Holden TS Astra turbo convertible 2003-04: Future Classic

By: Joe Kenwright

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Holden TS Astra turbo convertible Holden TS Astra turbo convertible Holden TS Astra turbo convertible

Looking for something to put away in the shed? Young Mr Kenwright reckons this car might be worth a punt. See more stories like this in Unique Cars magazine.

 

2003-04 Holden TS Astra turbo convertible

Australians knew immediately that Holden's second, Opel-sourced TS Astra was no ordinary small car and it's now working its magic on a new generation of budget buyers. That's why the ultimate version, the 2003-04 TS Astra Turbo Convertible, is a rare, benchmark model destined for on-going interest.

In 2001, the TS Astra Convertible was already a standout package, built by Bertone in Italy. Extensively reinforced, it featured a powered soft-top with glass rear window, mesh windbreak, heated front seats, upmarket leather trim, four-seat capacity, ABS, stability control and alloy wheels.

Once destined for minor continuing interest, the atmo rag-top has since been compromised by the high oil usage and timing-chain failures of its bigger Zafira/Astra SRi 2.2-litre engine.

The Turbo version arrived in May 2003 during Holden chief Peter Hanenberger's last year at the helm. Its short 14-month model life reflected his priorities, not the accountants', and was one of Hanenberger's pet projects.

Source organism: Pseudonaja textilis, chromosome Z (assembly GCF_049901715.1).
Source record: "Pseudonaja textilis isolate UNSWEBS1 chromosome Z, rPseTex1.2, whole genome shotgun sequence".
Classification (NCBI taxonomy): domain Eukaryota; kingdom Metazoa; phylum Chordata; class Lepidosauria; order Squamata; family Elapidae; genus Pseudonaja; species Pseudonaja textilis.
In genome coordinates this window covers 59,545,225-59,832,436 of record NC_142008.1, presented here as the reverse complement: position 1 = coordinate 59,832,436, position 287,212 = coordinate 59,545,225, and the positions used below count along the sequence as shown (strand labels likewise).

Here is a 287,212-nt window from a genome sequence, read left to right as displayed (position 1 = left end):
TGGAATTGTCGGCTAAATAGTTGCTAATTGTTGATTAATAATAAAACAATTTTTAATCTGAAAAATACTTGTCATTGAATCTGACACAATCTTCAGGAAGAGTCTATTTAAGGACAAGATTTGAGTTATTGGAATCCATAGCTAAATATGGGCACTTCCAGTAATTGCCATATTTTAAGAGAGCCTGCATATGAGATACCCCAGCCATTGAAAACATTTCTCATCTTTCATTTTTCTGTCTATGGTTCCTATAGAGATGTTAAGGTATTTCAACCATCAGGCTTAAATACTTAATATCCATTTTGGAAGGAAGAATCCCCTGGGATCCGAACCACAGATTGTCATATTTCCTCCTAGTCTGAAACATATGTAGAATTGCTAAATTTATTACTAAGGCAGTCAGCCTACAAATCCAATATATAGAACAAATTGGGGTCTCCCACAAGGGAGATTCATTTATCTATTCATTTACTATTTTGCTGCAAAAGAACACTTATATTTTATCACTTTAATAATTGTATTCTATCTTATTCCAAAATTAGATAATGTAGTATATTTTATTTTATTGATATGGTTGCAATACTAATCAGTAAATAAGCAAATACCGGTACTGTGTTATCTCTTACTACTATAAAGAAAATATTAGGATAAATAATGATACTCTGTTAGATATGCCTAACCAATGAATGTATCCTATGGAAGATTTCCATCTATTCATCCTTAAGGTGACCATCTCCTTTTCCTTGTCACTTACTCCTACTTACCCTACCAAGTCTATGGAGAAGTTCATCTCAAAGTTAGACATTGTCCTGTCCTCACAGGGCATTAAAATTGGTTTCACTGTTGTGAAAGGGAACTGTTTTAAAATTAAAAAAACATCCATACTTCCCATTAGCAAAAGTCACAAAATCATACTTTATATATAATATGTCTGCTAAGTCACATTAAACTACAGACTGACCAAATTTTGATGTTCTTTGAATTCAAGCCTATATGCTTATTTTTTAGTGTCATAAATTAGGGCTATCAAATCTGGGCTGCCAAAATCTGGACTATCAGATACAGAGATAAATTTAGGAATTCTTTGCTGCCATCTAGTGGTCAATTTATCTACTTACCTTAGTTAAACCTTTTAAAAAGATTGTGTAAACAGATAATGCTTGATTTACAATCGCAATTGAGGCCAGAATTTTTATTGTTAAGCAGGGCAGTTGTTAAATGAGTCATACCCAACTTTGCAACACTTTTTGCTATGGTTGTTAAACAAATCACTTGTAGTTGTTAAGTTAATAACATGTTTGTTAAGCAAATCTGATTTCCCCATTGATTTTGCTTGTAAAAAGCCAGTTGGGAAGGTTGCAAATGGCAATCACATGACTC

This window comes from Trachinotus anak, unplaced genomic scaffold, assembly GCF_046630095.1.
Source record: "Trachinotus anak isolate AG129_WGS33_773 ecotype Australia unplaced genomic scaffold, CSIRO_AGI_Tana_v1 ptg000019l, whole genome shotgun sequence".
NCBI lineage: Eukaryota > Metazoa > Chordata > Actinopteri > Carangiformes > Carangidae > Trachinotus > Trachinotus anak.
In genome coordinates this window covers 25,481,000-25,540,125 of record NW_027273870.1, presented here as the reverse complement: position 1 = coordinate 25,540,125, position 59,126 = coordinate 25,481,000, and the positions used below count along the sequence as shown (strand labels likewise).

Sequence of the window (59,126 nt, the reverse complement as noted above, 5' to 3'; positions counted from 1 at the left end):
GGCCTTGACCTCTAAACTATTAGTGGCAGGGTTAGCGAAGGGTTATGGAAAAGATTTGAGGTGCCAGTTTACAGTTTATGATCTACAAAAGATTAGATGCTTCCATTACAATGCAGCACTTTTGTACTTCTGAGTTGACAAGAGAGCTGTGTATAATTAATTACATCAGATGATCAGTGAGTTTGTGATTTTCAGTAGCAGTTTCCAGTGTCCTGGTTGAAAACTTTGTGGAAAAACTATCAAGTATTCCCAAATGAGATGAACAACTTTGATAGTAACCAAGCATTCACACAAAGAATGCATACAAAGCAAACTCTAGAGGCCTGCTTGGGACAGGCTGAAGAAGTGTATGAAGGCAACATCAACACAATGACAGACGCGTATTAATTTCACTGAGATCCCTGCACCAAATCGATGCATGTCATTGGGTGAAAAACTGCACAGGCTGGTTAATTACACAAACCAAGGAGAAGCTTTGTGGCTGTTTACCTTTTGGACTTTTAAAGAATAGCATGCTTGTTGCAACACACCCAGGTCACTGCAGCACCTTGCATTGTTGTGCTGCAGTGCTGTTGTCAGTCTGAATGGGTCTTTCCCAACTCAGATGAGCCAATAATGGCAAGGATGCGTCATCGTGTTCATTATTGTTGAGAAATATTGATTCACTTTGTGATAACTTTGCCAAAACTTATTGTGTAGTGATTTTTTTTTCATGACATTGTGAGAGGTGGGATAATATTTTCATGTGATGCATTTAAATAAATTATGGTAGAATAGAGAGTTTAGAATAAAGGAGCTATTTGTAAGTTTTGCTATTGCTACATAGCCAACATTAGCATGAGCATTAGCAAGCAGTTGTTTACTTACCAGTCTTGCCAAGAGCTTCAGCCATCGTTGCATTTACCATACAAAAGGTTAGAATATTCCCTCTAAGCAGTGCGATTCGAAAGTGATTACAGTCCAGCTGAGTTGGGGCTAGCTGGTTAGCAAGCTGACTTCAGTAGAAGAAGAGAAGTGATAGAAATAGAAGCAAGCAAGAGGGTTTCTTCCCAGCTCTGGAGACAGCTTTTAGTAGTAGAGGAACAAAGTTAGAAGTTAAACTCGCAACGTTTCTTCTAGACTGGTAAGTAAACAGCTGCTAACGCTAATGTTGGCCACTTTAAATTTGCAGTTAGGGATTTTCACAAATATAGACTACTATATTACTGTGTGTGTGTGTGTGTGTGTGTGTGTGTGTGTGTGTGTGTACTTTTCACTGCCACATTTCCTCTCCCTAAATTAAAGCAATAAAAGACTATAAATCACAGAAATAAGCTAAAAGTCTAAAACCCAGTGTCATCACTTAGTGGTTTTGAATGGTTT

The Turbo's starting point was the all-new and very different 'Ecotec' 2.0-litre replacement for the 'Family II' engines, as made in Australia. Developed by Lotus Engineering with input from Opel, GM in Detroit, and Saab, it had to be a state-of-the-art, all-aluminium DOHC 16-valve engine. It featured a perfectly square 86mm bore and stroke and twin balancer shafts. For the special 147kW/250Nm Z20LET Turbo version, it gained a stronger cast-iron block. Lotus had a vested interest in its effectiveness as it was the premium engine in the Opel Speedster version of its Elise sports car.

Apart from lifting the Astra Turbo Convertible's performance into another league, it could also be outstandingly economical with a 6.4L/100km highway cycle. Because its torque peak arrived at 1950rpm, it could also be driven around town frugally.

It came with wider front and rear tracks, firmer suspension settings, sportier five-spoke 17-inch rims, bigger 308mm front discs, 264mm rear discs and the proven F23 five-speed manual. Yet it was still nimbler and lighter than the Astra that replaced it.

Apart from the wheels, the subtle Turbo badging and polished stainless steel exhaust tip, the Astra Turbo Convertible's presentation was more look-the-other-way than look-at-me, which came in handy with its mid-seven second 0-100km/h sprint times and a standing 400 metres in the low 15-second range.

For around $10,000, this much style shouldn't come this cheap.

 

*****

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